1. Juniormint

    Juniormint New Member

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    Paragraphs too long?

    Discussion in 'General Writing' started by Juniormint, Mar 16, 2019 at 6:25 AM.

    I sometimes feel like I make my paragraph`s too long. I can't help but compare myself to books I've read that all seem much better than anything I can write. Every time I begin to create a stage I find myself delving more and more into the details and minutia. I feel like I lose sight of the story and instead to us on the minor details almost as if I feel like I haven't explained it enough to convey my picture.

    I know I have this same issue in day to day life as well. Difficulty ending my explanation until I've said it three times.
    Id appreciate any advice that could help me maintain a straight and proper story going while still conveying a meaningful image and scene to my reader without boring them with the details
    Sorry I feel like I have even over explained or complicated this post.
    Any help or tips would be great, thanks!
     
  2. Reece

    Reece Member

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    Is your issue that your paragraphs are too long or that you are providing too much detail?
     
  3. Friederich Kugelschreiber

    Friederich Kugelschreiber Senior Member

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    Maybe if you are describing too much, a good approach would be to define very closely what it is you intend with each scene, and make yourself stick to it. Outlining. If you're having trouble with too much description, don't let yourself describe until you have a handle on it.
     
  4. Juniormint

    Juniormint New Member

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    I think both. Sometimes my sentences feel too wordy with too much going on and that makes 2 sentences look like a large paragraph and other times I'll write a paragraph that's 7 or 8 lines deep with numerous sentences because I'm not familiar with the transition or how to really do it. To move from the first paragraph to the next.
     
  5. deadrats

    deadrats Contributor Contributor

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    I've had this problem, over explaining thing or repeating myself just using different words. This was very hard for me to notice on my own, but once aware of it I learned that the more I stay with the present narrative or the closer I stay to it, the better the story is and the less I fall into that tempting bad habit of saying the same thing three different times. Also, when editing be ruthless with cutting. If things start to feel cluttered or like there is a bit of derailing going on, put a stop to that for the betterment of your story. However, I'm not really sure how this affects the length of your paragraphs. That might be a different issue, or it might resolve itself when you address the issue of overstating the obvious.
     
  6. EBohio

    EBohio Active Member

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    I call it "flowery vs non-flowery" writing. Some people don't feel like they are a writer unless they are "flowery". I prefer non-flowery, non-artsy-artsy, myself.
     
  7. peachalulu

    peachalulu Member Reviewer Contributor

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    I do this in my first draft. Overwrite to see exactly what type of emotion or metaphor I'm going for and then I par it down best as I can in editing. One way of eliminating part of this trap is to use concrete nouns - very exact words, nothing vague - kitchen not room, denim jacket not casual clothes, van not vehicle. Also when you're describing rooms rather than wasting time telling us it's messy just cut to the chase and describe the mess. Or if you're in a hurry and it's not important don't describe the entire mess just one detail that speaks for the whole as in - The bedroom was so chaotic and messy there was even a brown banana peel stuck to the whirling ceiling fan like a dead octopus.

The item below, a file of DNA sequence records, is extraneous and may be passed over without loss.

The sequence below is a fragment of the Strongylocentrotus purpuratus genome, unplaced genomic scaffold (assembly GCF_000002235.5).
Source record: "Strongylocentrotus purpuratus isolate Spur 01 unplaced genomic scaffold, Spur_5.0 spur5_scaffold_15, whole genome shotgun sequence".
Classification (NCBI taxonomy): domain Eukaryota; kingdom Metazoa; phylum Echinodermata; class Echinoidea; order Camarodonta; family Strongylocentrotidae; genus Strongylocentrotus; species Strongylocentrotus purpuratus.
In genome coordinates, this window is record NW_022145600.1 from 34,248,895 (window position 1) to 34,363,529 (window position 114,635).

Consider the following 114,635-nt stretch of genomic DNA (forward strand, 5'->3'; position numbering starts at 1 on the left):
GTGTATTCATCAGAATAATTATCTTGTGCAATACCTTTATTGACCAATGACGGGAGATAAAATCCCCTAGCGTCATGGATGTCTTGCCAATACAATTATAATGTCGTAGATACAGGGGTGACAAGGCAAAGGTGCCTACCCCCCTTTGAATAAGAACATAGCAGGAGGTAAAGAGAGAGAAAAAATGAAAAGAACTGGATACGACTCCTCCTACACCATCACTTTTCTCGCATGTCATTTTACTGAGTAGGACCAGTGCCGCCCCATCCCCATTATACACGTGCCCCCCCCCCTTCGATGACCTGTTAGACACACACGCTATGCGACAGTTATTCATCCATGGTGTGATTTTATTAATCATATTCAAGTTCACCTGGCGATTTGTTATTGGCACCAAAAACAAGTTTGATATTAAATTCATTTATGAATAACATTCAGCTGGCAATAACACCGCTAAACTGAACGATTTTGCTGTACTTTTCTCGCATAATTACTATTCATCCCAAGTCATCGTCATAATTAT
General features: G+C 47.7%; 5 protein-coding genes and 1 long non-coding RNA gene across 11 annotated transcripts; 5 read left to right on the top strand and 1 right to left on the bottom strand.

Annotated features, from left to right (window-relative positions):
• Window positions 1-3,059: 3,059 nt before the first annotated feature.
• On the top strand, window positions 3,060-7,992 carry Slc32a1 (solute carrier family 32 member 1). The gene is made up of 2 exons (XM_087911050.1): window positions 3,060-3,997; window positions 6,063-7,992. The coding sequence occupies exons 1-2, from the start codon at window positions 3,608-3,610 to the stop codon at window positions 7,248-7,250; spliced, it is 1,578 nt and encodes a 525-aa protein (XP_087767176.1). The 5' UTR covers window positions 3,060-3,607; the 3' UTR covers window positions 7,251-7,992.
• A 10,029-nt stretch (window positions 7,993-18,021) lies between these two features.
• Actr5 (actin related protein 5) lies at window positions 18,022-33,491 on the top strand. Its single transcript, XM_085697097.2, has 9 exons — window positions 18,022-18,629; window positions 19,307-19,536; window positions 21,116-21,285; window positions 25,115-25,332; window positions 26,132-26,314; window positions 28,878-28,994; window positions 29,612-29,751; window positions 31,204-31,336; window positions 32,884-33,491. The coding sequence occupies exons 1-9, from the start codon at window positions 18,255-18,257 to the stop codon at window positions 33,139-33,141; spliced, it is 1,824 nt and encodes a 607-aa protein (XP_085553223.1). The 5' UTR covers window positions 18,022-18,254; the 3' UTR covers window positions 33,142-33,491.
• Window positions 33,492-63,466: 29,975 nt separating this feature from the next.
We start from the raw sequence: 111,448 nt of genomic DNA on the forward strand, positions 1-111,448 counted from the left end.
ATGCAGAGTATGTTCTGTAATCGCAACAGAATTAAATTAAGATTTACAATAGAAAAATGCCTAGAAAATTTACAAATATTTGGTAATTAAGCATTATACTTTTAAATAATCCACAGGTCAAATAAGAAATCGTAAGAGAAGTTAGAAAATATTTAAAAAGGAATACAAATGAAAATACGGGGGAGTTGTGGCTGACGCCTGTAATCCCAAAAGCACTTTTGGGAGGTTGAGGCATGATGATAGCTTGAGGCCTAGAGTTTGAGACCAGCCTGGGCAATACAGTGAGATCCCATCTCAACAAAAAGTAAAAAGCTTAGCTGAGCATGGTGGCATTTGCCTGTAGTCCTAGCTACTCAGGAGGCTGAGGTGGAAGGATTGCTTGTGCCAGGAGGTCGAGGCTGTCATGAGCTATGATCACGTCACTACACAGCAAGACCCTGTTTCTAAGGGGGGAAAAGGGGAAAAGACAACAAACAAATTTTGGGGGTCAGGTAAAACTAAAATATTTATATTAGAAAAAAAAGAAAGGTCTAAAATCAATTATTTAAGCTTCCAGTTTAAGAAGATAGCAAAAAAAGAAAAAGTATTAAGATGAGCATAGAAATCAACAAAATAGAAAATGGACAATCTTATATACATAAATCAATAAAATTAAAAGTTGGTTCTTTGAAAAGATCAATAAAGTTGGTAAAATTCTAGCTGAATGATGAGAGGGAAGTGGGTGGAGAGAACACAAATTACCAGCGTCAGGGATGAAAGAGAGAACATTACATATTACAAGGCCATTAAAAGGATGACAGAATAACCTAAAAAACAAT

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  8. Fallow

    Fallow Member

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    This would be easiest to figure out with a writing sample.
     
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  9. EBohio

    EBohio Active Member

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    But only with 3 sentences otherwise I think you have to go to the workshops.
     
  10. Juniormint

    Juniormint New Member

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    Thanks for all the input guys. I really appreciate it.
    I'm not good with just coming up with something on the fly so here three sentences from the novel I'm trying to write that I think covers some of my issue.

    Nearly forgotten in the rush of the escape, the other presence began to slip from its connection to Tyler. Perhaps the objects gravity effected this other presence differently, or maybe it simply slipped from him. Either way, as soon as the tiny presence separated from him, Tyler experienced a cold emptiness in its place and became immediately aware.

    There is another sentence in the paragraph after this though I'm not worried about the number of sentences in the paragraph, more that it looks to my eyes as if I wrote too much in each sentence and now I have the urge to scrap and re-write it.

    Thanks again for input.
     
  11. Friederich Kugelschreiber

    Friederich Kugelschreiber Senior Member

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    I don't think your problem with those sentences is too much description. I can see how they might be made more elegant, but as far as raw descriptions is concerned, I fail to see any major problems. Maybe the pace of those three sentences seems too plodding? For an escape scene, perhaps you want to tighten it up a bit? I think those sentences are fine in themselves, though.
     
  12. Fallow

    Fallow Member

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    These are too wordy. They read like you are trying hard to write well.

    "Forgotten in the rush of escape, the other presence began to lose its connection to Tyler. The object's gravity may have affected this new presence, or maybe it simply slipped away. But as soon as the it separated, he became immediately aware of a cold emptiness."
     
  13. EBohio

    EBohio Active Member

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    No, definitely too wordy. This can be re-worded into one or two sentences.

    I need just a little context...is this a seance? "The object's gravity may have affected this new presence..." Does that mean there are two presences and an object plus Tyler or is there an object and one presence plus Tyler?
     
  14. Friederich Kugelschreiber